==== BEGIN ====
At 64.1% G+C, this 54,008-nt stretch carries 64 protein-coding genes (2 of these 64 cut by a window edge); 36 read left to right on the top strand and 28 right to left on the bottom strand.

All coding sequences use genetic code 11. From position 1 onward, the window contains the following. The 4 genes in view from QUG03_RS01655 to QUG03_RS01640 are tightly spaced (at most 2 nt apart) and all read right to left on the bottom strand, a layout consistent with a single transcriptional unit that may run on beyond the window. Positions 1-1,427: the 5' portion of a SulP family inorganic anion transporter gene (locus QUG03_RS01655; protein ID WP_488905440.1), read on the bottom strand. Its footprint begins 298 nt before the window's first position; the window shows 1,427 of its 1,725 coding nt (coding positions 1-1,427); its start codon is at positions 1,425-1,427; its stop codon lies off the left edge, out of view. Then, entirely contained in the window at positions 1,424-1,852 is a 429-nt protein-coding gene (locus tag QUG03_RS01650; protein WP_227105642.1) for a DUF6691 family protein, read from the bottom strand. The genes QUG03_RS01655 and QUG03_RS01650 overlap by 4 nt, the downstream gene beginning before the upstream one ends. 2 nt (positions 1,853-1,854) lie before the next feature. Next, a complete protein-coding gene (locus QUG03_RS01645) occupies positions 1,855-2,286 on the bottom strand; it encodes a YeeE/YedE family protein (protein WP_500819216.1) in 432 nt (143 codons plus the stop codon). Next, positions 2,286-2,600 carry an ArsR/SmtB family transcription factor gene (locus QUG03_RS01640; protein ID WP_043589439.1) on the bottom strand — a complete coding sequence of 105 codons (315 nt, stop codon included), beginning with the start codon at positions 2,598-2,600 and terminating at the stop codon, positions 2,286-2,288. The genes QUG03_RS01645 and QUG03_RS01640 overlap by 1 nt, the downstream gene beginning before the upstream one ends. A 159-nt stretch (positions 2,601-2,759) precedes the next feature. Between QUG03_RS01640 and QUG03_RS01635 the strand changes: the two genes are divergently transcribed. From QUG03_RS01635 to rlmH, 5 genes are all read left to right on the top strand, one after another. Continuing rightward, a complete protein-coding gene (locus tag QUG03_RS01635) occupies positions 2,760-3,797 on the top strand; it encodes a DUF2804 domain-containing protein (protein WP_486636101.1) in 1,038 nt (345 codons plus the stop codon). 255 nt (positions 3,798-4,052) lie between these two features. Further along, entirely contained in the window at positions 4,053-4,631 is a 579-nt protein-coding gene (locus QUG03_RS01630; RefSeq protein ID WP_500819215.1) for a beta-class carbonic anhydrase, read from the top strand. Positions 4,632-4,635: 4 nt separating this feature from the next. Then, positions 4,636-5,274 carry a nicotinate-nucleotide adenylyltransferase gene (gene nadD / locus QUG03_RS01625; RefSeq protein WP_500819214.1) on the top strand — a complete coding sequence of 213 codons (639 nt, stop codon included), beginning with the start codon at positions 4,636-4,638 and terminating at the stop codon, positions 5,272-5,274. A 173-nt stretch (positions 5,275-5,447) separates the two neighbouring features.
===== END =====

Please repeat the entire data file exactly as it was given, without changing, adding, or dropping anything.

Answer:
At 64.1% G+C, this 54,008-nt stretch carries 64 protein-coding genes (2 of these 64 cut by a window edge); 36 read left to right on the top strand and 28 right to left on the bottom strand.

All coding sequences use genetic code 11. From position 1 onward, the window contains the following. The 4 genes in view from QUG03_RS01655 to QUG03_RS01640 are tightly spaced (at most 2 nt apart) and all read right to left on the bottom strand, a layout consistent with a single transcriptional unit that may run on beyond the window. Positions 1-1,427: the 5' portion of a SulP family inorganic anion transporter gene (locus QUG03_RS01655; protein ID WP_488905440.1), read on the bottom strand. Its footprint begins 298 nt before the window's first position; the window shows 1,427 of its 1,725 coding nt (coding positions 1-1,427); its start codon is at positions 1,425-1,427; its stop codon lies off the left edge, out of view. Then, entirely contained in the window at positions 1,424-1,852 is a 429-nt protein-coding gene (locus tag QUG03_RS01650; protein WP_227105642.1) for a DUF6691 family protein, read from the bottom strand. The genes QUG03_RS01655 and QUG03_RS01650 overlap by 4 nt, the downstream gene beginning before the upstream one ends. 2 nt (positions 1,853-1,854) lie before the next feature. Next, a complete protein-coding gene (locus QUG03_RS01645) occupies positions 1,855-2,286 on the bottom strand; it encodes a YeeE/YedE family protein (protein WP_500819216.1) in 432 nt (143 codons plus the stop codon). Next, positions 2,286-2,600 carry an ArsR/SmtB family transcription factor gene (locus QUG03_RS01640; protein ID WP_043589439.1) on the bottom strand — a complete coding sequence of 105 codons (315 nt, stop codon included), beginning with the start codon at positions 2,598-2,600 and terminating at the stop codon, positions 2,286-2,288. The genes QUG03_RS01645 and QUG03_RS01640 overlap by 1 nt, the downstream gene beginning before the upstream one ends. A 159-nt stretch (positions 2,601-2,759) precedes the next feature. Between QUG03_RS01640 and QUG03_RS01635 the strand changes: the two genes are divergently transcribed. From QUG03_RS01635 to rlmH, 5 genes are all read left to right on the top strand, one after another. Continuing rightward, a complete protein-coding gene (locus tag QUG03_RS01635) occupies positions 2,760-3,797 on the top strand; it encodes a DUF2804 domain-containing protein (protein WP_486636101.1) in 1,038 nt (345 codons plus the stop codon). 255 nt (positions 3,798-4,052) lie between these two features. Further along, entirely contained in the window at positions 4,053-4,631 is a 579-nt protein-coding gene (locus QUG03_RS01630; RefSeq protein ID WP_500819215.1) for a beta-class carbonic anhydrase, read from the top strand. Positions 4,632-4,635: 4 nt separating this feature from the next. Then, positions 4,636-5,274 carry a nicotinate-nucleotide adenylyltransferase gene (gene nadD / locus QUG03_RS01625; RefSeq protein WP_500819214.1) on the top strand — a complete coding sequence of 213 codons (639 nt, stop codon included), beginning with the start codon at positions 4,636-4,638 and terminating at the stop codon, positions 5,272-5,274. A 173-nt stretch (positions 5,275-5,447) separates the two neighbouring features.